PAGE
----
Greenfinch

and the green woodpecker, have returned.

Woodpecker

As for our bee hives, unfortunately we lost one of our bee colonies – Iris – to the Asian hornets last November.  The hornets don’t just destroy the colonies, but weaken them  in autumn at exactly the time that the colonies need to produce the winter bees to keep them warm and stock up with provisions for the winter.  So perhaps Iris was not a strong enough queen to keep up producing enough young to replace the losses.

But we were very lucky.  In this region of France, the Charente-Maritime –  many bee keepers  have lost large numbers of hives this past year – on average more than 50%.  One beekeeper friend near us lost 10 out of a total of ten hives.  Another has lost six out of seven hives.  So we have taken it upon ourselves to give a helping hand to our friends.

The bees maintain a temperature inside their hive of over 30 degrees centigrade,  In February the outside temperature is still low to inspect the interior of the hives, but one can get a very good idea by just observing their coming and going.  If they bring in pollen that is a sure sign that they have brood and need to feed the young.  So by clicking on the link (1 min 07 sec.), I invite you to see what the entrance of one of our hives looked like on 16th February with outside temperature of 7-8 degrees centigrade.  You can also notice three different colours of pollen brought in by the bees.

Strangely, now that the weather has improved the bees do not come out until it warms up to over 10 degrees centigrade.

Our other four hives have survived the winter and emerged as strong colonies, and the inspection in March showed that they have strong broods on three or even four frames in March.

IMG_0144

At the end of March we decided to divide two colonies – Pissenlit (Dandelion) and also Tournesol (Sunflower) – These were our two strongest colonies.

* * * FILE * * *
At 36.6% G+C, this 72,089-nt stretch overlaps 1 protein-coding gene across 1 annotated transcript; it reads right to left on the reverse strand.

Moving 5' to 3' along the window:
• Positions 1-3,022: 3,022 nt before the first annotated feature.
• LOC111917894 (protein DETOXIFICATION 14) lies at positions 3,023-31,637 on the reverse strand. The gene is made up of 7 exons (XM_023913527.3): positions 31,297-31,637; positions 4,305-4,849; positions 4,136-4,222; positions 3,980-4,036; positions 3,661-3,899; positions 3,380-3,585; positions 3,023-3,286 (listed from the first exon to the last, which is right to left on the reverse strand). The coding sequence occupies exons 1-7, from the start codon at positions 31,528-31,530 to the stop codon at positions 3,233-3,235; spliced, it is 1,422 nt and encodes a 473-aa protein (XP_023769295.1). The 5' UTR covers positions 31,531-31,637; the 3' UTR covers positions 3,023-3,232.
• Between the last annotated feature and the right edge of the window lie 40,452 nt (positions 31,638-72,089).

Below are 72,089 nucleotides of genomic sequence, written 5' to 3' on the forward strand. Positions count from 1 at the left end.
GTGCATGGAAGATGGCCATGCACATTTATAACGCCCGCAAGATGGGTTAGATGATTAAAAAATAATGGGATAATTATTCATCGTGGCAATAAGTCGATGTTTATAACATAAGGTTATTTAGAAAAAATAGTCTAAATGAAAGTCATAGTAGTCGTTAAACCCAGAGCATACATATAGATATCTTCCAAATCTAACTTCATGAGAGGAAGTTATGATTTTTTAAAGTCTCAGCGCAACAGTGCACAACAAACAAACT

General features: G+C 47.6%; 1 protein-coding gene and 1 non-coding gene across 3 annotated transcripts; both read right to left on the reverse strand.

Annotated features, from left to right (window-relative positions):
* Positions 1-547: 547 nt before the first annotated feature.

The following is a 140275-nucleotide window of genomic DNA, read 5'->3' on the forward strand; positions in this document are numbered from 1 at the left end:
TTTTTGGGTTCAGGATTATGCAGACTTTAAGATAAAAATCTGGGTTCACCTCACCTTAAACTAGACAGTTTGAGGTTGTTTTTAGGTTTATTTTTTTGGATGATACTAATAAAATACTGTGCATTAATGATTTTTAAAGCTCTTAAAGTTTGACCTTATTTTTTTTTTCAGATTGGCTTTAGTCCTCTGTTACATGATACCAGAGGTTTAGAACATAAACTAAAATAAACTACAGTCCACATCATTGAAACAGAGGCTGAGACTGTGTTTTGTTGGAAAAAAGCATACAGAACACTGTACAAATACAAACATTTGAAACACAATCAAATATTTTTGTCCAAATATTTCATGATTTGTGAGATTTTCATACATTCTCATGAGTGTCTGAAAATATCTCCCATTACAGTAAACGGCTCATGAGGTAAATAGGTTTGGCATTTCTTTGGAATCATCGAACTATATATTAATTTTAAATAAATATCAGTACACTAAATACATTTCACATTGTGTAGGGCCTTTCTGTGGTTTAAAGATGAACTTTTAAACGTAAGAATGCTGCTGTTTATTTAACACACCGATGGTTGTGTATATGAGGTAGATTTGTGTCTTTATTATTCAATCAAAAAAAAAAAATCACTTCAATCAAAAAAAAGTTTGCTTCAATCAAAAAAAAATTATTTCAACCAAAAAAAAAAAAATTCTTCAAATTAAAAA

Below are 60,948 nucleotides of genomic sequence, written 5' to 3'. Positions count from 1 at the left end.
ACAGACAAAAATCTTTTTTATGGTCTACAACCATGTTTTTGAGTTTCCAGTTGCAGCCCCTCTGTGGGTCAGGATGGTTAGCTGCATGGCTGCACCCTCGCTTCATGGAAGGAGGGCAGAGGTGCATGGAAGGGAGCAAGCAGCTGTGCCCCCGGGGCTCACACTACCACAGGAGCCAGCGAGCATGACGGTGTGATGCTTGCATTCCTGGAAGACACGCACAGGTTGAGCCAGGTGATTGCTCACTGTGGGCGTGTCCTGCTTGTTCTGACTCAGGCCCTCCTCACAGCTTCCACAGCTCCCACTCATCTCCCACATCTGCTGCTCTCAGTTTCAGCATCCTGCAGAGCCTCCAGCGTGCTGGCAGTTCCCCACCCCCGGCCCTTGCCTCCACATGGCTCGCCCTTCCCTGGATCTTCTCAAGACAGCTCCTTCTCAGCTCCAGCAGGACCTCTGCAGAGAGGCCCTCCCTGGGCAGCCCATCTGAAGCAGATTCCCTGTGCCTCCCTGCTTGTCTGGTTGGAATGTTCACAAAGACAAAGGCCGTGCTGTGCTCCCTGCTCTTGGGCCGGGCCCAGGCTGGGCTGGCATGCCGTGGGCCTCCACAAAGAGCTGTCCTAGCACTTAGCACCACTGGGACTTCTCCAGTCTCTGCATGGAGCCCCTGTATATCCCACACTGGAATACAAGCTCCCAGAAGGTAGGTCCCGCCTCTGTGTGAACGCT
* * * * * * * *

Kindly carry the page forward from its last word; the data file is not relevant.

The division of a hive is in theory to expand the number of colonies and also to prevent the almost annual swarming of a hive – although we have found that when the swarm fever sets in a colony, nothing will prevent them from swarming.

One can remove a brood frame with a queen cell, if it is observed, and make a new colony, or one can remove a frame without the queen or queen cell, but containing fresh eggs, and hope that the colony will make their own new queen.

In both hives we found the queen and removed the frame with the queen.  We decided to give away our queens plus  two frames of broods and plenty of bees.  Our friends are naturally delighted and the bees are expanding at a fast rate.  This means that we have now two orphan colonies.  We hope that they will make new queens.  So like expectant parents we just keep our fingers crossed.

We have meanwhile placed a six-frame beehive above the old hen-house to attract any passing swarm.  During the last few years we have caught a number of swarms there.

Hive on the old hen house

The scouts bees have already started coming each day.  So we wait and see what happens this year.

There is plenty of flowering shrubs and flowering fruit trees at the moment for the bees. This little lady has been taking pollen from the Camellia

bee on camelia 1-001

She emerged laden with pollen.

bee on camelia 2

Meanwhile on Sunday 31st March, whilst entertaining an old friend for lunch a large swam arrived on the quince tree at about one pm.

New Swarm March 2019

All thought of lunch was put aside as Amelia and I rushed to put on our bee suits.

We placed a sheet under the quince tree which is full of blossoms.  I shook the lowest branch vigorously  and caught the swarm directly in Iris’s old hive and left her there until the evening to let them settle in.  As the queen was now inside, the rest of the bees you can see below on the outside of the hive just marched inside.  They were really gentle and the operation was very smooth.